identifying expectations so that there is no chance for an adolescent to tell you he or she didn’t
understand the expectation.
Example: Adolescent will attend all therapy sessions, including weekly individual and weekly family
therapy, and adolescent will take medication as prescribed.
3. Specifically state what the privileges and consequences will be when an adolescent is either
following the rules or chooses to break the rules. These privileges and consequences should be
natural and logical. In other words, when possible, set a consequence that is related to the
misbehavior. Be sure you, the mom/dad, are willing and able to enforce the consequences that you
set or your contract will be worthless.
Example (for the expected behavior listed above):
? Consequence: Adolescent will not be given any privileges until he complies (car, phone, TV, radio,
going out with friends, etc.). THIS IS NOT NEGOTIABLE.
? Privilege: Adolescent will earn moms & dads’ trust and be better equipped to cope with stresses.
4. Set a date that the contract may be revised and/or negotiated. Renegotiation is based on
the amount of progress. Inform adolescent that he/she may earn more or fewer privileges based on
behavior in the interim. Encourage dialogue with your adolescent regarding privileges he or she may
want to earn in the future.
5. VERY IMPORTANT – Consult with other parental figures to make sure that ALL ARE IN
AGREEMENT AND WILLING TO ENFORCE THE CONTRACT AS WRITTEN. If parental figures do not
agree on some of the items, it is imperative to make the necessary revisions to come to an agreement.
Again, a qualified therapist may be able to help you get over the hurdles of differing opinions.
Examples of Items that Might be Included in a House-rules Contract
A Sample Contract with three items is included below. The items below are only suggestions to get
you started. Moms & dads must take their own individual circumstances and priorities into account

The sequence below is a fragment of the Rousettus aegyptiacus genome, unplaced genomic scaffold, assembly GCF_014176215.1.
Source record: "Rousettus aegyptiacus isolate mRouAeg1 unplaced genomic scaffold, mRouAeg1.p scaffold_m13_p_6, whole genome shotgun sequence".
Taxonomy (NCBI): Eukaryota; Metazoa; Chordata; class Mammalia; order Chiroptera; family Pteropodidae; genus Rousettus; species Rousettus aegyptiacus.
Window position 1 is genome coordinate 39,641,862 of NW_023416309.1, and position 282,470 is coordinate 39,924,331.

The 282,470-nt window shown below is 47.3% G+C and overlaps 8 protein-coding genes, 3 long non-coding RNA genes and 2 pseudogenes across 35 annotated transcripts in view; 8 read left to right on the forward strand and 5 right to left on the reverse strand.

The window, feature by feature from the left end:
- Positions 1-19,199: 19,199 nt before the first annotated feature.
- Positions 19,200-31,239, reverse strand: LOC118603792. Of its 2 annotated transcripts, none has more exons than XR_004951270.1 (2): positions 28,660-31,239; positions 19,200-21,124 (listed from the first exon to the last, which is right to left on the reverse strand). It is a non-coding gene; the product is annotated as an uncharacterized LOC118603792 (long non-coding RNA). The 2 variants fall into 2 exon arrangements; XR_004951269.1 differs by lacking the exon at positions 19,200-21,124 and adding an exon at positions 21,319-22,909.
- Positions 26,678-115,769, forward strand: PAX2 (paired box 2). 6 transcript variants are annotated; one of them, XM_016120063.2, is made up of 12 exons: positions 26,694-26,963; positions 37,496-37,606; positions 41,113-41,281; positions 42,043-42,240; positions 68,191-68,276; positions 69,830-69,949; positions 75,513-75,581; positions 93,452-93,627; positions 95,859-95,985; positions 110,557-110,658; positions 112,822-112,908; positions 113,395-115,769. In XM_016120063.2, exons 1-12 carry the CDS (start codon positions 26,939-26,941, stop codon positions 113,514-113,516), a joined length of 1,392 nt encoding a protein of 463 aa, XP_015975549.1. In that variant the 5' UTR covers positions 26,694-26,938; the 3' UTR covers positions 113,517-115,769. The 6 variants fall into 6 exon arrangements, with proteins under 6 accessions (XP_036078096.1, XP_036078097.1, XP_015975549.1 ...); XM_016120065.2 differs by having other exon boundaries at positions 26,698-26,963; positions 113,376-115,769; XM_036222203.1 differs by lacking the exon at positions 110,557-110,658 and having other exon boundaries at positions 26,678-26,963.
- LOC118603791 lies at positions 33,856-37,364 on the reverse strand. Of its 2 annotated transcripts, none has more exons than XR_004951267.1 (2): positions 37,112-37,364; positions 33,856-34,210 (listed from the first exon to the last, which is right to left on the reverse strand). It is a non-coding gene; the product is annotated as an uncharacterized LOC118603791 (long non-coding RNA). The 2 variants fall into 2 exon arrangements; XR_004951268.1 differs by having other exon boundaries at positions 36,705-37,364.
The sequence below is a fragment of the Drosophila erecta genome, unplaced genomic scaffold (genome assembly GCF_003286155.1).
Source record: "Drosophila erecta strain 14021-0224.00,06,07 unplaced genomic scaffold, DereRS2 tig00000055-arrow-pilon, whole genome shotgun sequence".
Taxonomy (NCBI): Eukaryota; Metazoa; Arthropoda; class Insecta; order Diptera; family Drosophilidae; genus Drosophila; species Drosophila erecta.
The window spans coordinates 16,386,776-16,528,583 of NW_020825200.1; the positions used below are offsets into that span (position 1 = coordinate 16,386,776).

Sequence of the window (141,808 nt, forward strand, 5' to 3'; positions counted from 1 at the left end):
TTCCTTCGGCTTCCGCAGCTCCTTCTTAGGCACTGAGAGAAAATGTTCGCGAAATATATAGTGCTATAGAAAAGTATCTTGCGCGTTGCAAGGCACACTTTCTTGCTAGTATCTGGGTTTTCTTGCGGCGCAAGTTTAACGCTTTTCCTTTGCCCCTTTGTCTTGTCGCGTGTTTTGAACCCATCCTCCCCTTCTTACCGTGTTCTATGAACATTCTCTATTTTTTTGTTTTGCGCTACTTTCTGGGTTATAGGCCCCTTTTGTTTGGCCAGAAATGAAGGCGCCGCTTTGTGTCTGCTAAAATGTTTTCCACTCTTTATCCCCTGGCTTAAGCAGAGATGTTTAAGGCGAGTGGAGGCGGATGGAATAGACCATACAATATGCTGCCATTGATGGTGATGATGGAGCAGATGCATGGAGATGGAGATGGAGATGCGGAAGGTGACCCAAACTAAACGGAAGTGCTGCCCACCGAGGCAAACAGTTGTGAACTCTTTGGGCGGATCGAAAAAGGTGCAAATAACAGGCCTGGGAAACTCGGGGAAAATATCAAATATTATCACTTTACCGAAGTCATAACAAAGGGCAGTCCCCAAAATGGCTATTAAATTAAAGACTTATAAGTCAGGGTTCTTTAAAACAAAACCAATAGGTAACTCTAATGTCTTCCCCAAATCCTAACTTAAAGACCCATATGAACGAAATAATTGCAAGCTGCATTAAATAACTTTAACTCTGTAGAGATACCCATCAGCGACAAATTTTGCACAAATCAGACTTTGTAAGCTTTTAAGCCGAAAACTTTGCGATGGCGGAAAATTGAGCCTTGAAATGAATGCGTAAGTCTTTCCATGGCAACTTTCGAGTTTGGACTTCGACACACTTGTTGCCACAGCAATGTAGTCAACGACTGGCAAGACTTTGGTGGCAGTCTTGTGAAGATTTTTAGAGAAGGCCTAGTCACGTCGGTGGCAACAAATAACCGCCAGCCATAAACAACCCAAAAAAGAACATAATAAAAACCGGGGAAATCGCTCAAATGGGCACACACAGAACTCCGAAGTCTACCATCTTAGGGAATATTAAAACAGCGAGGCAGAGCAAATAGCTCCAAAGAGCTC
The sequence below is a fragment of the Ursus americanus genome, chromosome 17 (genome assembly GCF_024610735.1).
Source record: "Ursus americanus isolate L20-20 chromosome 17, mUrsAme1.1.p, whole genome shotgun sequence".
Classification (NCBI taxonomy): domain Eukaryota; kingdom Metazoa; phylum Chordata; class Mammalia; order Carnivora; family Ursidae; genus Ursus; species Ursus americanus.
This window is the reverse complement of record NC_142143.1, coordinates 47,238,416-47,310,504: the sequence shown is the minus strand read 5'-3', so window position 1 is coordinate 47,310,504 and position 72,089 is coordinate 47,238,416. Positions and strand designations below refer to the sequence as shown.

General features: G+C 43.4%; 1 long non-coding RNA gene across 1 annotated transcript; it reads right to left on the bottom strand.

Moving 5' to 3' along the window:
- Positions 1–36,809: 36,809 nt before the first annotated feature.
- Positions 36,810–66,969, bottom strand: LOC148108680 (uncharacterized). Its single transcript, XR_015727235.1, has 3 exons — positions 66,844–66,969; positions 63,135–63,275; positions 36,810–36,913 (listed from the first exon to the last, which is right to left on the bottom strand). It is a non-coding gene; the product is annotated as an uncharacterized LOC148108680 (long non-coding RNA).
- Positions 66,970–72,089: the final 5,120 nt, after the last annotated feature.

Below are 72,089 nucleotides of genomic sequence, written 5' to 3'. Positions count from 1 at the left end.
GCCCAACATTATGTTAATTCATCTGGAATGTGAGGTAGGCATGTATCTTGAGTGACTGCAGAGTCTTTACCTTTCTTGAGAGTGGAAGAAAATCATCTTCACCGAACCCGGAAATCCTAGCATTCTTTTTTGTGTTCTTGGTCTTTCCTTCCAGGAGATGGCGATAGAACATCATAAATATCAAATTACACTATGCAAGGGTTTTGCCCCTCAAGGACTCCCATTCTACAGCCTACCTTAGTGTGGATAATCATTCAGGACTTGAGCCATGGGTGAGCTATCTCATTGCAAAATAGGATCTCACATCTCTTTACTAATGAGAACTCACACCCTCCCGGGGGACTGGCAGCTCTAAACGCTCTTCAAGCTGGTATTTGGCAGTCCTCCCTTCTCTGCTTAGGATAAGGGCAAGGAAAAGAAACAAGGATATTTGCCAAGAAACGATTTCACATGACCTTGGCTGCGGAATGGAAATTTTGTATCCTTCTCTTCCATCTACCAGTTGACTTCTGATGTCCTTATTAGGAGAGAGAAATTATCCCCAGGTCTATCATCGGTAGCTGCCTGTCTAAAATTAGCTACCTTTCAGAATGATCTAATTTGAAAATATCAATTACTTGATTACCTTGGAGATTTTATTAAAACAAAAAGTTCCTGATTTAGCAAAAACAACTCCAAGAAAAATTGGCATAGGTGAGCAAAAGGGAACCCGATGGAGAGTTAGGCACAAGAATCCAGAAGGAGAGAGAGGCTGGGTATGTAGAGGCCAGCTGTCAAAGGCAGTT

when setting up the individual items in a House-rules Contract. Some items that might be considered
priorities, other than those listed below, might include profanity or abusive language towards other
family members, homework issues for students with poor grades, and violent behavior towards
family members, including pushing, shoving, and slapping. A list of possible priorities to include in a House-rules Contract includes:
1. Alcohol/drug use
2. Attendance at therapy sessions
4. Computer use
5. Conflict resolution (helpful when two siblings are at each other’s throats)
7. Expression of anger or violence, including profanity
8. Medication issues and compliance (for those who take regular medicines, such as Ritalin)
9. Running away
10. School behavior and grades
12. Telephone use
13. Use of the car
NOTE: For the safety of everybody involved, police should be called for ALL violent episodes that
occur on the part of the adolescent with the perceived intent of injuring a family member or
destroying property that belongs to other family members. Violence that has no consequences will continue to escalate and could eventually result in a serious incident, so this type of behavior needs
to be halted immediately by allowing the adolescent to experience serious consequences for the
violent behavior (police, charges and possible court date). It sounds harsh to call the police on your
own youngster, but it is better to have the adolescent learn from you that violence will never be
tolerated, and that this behavior is absolutely forbidden, than for your adolescent to wind up in jail
down the road because he never had any consequences for violence at home. An old saying states
that if a mom/dad does not properly discipline a youngster, eventually society will do the disciplining.
A. Adolescent will not use any alcohol or drugs.
? Consequence: Adolescent will be grounded for one week. Grounding consists of: staying home,